Please help me welcome Linda Covella, author of children’s and young adult stories, to the interview hot seat! Let’s look at her impressive bio and then get right to the good stuff.
Linda Covella’s varied background and education (an AA degree in art, an AS degree in mechanical drafting & design, a BS degree in Manufacturing Management, and a technical writing certificate) have led her down many paths and enriched her life experiences. But one thing she never strayed from is her love of writing.
Linda has published four award-winning novels for teens and a non-fiction picture book.She has been a member of the Society for Children’s Book Writers and Illustrators (SCBWI) since 2002. She lives in Santa Cruz with her husband, Charlie, and very spoiled dog, Ginger. No matter what new paths Linda may travel down, she sees her writing as a lifelong joy and commitment.
Betty: When did you become a writer?
Linda: Even as a kid, I loved to write. But I never thought of writing as a career. Instead, I ended up with a few degrees—art, business, mechanical drafting, manufacturing management—while I decided what I wanted to do with my life. When I started writing professionally as a freelancer, I wrote about food, business, finance, just about anything that came my way. But when I wrote and published articles in some children’s magazines, that’s when I realized children’s writing is the genre for me.
Betty: How long did you work on your writing skills before you became published?
Linda: I took elective creative writing classes in college. Around 2000, I became serious about professional writing and started doing freelance work while working my regular fulltime job. For the next several years, I took online writing classes and started working on my fiction writing. My freelance writing turned into some editing jobs. And I read, read, read: books on writing and novels in all genres, but particularly books for kids and teens since they were my target audience. It was a long road of learning, querying, and rejections, but I didn’t give up! I published my first novel in 2014.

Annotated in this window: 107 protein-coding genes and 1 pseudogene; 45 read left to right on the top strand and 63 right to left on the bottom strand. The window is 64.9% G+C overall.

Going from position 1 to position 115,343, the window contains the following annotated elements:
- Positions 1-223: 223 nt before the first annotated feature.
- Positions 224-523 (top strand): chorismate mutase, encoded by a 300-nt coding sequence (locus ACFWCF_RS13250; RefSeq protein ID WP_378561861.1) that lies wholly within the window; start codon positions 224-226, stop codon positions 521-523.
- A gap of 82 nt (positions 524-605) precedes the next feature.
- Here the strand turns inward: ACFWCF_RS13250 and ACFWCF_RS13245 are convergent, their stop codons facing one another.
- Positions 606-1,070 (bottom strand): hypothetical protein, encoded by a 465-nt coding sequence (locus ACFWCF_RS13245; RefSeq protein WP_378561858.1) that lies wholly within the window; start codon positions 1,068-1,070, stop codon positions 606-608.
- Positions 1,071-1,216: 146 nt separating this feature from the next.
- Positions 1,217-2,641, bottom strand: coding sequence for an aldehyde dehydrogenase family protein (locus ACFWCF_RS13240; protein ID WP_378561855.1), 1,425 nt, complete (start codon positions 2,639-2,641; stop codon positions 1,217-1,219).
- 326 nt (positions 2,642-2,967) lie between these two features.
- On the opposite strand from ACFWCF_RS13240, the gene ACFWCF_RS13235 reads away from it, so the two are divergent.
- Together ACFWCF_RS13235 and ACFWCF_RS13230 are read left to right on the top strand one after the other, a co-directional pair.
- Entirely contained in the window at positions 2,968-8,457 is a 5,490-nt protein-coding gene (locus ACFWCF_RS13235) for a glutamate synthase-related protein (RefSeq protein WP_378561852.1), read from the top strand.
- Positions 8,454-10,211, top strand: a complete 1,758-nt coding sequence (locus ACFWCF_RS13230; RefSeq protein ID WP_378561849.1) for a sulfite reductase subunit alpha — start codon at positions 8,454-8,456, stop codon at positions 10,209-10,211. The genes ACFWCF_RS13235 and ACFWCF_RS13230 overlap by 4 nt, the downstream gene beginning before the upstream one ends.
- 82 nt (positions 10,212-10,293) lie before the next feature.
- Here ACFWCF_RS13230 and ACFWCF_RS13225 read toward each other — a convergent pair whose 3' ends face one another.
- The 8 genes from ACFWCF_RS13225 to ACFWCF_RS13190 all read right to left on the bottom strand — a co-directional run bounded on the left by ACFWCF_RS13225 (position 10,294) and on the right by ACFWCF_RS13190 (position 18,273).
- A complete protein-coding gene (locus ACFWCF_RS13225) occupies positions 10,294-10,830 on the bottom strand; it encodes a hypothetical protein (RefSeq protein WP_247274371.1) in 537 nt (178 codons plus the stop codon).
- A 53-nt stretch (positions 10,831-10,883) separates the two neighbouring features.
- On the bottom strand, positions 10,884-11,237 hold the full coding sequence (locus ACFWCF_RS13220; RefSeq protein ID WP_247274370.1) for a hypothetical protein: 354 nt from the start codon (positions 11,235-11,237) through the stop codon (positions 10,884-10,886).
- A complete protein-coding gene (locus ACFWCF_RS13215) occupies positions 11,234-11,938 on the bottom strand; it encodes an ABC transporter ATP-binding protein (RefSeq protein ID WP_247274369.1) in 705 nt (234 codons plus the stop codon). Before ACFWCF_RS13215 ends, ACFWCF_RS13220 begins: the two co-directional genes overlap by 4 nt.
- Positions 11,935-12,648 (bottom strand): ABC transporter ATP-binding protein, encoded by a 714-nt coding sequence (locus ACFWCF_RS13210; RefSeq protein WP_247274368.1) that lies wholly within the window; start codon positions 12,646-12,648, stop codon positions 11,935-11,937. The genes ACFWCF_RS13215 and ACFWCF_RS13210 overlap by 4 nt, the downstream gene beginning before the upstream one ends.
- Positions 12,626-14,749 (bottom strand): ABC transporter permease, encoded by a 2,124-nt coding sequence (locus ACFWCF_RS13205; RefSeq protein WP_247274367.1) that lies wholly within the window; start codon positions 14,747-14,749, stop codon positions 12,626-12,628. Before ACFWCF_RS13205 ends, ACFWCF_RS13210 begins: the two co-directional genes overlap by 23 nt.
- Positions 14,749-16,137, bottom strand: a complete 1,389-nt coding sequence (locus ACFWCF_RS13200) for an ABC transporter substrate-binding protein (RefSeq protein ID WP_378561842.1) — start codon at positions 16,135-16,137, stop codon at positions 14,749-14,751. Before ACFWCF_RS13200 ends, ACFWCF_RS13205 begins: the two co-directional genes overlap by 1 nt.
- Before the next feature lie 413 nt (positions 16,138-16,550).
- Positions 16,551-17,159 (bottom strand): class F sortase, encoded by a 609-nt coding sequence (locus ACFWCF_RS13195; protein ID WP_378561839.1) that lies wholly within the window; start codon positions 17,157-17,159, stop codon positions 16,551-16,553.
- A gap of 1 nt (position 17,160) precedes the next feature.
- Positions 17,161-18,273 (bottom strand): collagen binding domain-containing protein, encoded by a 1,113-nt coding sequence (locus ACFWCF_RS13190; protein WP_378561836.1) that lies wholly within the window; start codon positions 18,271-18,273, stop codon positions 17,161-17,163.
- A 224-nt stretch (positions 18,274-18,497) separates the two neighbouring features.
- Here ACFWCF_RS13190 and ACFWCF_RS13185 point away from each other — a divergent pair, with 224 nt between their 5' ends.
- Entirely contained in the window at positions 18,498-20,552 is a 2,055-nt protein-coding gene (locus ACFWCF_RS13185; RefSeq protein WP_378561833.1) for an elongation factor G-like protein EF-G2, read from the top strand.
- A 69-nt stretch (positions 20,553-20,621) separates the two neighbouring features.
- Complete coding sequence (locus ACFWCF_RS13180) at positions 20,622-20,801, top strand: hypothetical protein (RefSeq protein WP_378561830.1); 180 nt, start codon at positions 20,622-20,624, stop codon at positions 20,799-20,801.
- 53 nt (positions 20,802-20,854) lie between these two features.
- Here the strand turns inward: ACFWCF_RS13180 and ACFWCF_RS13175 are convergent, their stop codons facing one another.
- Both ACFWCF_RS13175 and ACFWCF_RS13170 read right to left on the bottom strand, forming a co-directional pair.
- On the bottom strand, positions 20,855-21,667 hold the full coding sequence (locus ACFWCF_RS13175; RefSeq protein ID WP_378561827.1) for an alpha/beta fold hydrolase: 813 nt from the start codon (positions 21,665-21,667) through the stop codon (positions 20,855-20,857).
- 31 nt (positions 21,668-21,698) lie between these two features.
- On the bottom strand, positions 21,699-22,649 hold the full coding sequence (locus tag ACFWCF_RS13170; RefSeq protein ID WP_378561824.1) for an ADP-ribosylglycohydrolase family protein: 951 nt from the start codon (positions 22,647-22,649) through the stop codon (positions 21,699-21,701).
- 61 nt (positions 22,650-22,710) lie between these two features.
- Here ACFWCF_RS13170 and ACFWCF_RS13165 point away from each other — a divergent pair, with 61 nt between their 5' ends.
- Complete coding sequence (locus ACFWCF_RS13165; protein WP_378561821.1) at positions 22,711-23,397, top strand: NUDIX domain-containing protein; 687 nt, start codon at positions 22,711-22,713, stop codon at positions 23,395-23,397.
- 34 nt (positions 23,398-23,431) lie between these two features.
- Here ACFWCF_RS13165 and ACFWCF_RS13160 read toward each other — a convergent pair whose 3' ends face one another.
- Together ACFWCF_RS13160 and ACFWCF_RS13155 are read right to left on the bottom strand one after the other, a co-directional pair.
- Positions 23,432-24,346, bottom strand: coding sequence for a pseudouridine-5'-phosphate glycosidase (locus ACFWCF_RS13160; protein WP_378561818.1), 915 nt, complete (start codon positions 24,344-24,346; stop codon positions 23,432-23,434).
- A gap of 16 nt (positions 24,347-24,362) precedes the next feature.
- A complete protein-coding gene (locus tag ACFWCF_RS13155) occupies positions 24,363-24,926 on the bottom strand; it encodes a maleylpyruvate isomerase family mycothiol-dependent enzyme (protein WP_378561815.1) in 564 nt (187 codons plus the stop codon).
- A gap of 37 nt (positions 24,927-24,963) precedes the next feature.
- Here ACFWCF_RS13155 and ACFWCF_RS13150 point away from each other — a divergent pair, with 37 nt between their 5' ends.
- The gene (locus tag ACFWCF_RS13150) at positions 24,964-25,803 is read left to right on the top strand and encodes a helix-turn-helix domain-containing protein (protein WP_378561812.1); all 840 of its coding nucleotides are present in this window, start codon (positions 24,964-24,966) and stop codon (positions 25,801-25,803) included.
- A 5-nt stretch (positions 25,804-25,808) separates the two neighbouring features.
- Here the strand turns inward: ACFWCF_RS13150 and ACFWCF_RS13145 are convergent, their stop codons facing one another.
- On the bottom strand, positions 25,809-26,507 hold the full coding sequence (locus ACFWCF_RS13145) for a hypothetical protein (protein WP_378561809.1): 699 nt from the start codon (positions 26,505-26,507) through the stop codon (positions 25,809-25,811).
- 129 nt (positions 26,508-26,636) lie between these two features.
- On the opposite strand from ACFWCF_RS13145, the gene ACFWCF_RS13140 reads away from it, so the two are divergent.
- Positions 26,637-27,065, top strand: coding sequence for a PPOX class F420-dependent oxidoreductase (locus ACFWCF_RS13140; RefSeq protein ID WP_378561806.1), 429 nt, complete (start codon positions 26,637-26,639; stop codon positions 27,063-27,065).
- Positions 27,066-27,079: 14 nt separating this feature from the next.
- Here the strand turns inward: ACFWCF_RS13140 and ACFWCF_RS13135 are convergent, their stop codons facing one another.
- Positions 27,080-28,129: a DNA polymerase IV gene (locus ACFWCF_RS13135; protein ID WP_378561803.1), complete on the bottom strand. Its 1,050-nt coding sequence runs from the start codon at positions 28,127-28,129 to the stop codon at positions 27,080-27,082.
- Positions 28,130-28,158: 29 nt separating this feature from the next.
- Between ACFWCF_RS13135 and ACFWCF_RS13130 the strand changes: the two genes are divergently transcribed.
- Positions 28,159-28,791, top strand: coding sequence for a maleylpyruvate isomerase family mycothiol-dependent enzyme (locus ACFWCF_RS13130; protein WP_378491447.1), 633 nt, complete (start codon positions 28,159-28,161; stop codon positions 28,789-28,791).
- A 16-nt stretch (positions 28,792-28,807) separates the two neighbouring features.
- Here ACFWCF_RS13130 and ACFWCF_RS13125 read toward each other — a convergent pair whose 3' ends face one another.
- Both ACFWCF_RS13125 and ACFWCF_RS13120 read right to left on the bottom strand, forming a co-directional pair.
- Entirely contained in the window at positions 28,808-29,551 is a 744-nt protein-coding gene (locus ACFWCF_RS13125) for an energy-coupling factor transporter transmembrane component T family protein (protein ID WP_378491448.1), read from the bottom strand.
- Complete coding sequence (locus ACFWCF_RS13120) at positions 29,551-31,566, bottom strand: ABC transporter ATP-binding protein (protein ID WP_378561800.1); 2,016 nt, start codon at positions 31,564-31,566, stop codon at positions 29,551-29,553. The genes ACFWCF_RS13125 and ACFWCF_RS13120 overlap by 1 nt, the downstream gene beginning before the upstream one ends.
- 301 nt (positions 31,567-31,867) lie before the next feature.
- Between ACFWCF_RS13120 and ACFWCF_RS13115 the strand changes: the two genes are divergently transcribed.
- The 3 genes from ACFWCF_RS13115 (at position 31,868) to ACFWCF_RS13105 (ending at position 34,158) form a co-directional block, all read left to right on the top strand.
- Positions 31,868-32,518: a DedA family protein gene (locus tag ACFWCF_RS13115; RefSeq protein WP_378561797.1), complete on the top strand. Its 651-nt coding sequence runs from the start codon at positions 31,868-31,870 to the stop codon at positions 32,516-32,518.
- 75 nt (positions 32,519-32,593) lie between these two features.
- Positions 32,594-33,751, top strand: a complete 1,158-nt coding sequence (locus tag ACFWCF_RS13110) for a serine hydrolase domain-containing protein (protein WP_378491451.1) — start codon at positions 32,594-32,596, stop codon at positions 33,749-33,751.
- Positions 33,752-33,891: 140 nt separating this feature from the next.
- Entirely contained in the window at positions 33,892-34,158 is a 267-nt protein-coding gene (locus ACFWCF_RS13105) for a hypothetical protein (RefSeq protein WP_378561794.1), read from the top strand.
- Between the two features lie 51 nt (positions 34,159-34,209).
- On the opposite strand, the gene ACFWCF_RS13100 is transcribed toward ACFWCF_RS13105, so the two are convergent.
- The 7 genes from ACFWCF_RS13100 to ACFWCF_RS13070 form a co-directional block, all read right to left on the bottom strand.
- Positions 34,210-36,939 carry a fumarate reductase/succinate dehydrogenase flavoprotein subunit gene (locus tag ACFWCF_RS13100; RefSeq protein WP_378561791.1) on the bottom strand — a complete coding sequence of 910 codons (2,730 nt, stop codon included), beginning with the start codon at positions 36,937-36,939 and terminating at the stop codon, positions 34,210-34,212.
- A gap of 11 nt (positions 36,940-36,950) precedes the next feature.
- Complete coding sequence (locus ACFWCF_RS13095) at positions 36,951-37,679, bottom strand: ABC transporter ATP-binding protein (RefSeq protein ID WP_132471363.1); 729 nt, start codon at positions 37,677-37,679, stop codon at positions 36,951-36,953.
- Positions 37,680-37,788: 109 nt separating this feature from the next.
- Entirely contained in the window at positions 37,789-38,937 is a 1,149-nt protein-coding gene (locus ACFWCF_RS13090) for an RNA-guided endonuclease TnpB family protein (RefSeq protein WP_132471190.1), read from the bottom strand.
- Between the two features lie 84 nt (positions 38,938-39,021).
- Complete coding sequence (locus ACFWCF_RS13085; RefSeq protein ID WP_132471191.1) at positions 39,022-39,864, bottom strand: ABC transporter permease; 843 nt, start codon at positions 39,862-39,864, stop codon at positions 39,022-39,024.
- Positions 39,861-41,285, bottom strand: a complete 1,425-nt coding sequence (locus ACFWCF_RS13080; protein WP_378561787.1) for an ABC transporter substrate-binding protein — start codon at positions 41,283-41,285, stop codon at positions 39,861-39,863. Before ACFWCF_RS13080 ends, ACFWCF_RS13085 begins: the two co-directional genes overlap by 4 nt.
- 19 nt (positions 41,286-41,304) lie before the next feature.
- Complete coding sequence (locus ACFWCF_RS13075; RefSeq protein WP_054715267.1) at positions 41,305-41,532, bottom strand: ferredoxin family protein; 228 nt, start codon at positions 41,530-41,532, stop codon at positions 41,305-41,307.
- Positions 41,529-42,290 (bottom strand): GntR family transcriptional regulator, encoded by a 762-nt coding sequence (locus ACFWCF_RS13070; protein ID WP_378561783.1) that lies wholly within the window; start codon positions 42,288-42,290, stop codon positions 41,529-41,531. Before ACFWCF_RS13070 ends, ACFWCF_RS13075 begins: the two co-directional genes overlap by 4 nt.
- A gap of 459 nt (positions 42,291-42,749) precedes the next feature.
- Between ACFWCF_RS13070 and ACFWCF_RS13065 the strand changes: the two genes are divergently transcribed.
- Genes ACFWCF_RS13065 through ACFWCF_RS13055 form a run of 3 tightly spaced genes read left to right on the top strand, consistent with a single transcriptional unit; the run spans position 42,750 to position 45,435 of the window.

Betty: What authors or stories do you feel influenced your writing style? What other authors inspired you (either directly or through their writing) to try your hand at writing?
Linda: That’s always a tough question to answer since I read a wide variety of genres and have read hundreds (thousands?) of books since I was young. Here’s a list of some of my all-time favorite books, a mixture of children’s and adult:
- A Wrinkle in Time by Madeleine L’Engle
- A Tree Grows in Brooklyn by Betty Smith
- To Kill a Mockingbird by Harper Lee
- Anne Frank, The Diary of a Young Girl by Anne Frank
- The Book Thief by Markus Zusak
- Daughter of Venice by Donna Jo Napoli
- Bell Canto by Ann Patchett
- The Historian by Elizabeth Kostova
- The Grass is Singing by Doris Lessing
- The Curious Incident of the Dog in the Night-time by Mark Haddon
- Moon Over Manifest by Clare Vanderpool
- Coraline by Neil Gaiman
- The Plague of Doves by Louise Erdrich
- The Night Circus by Erin Morgenstern
Betty: What prompted you to start writing?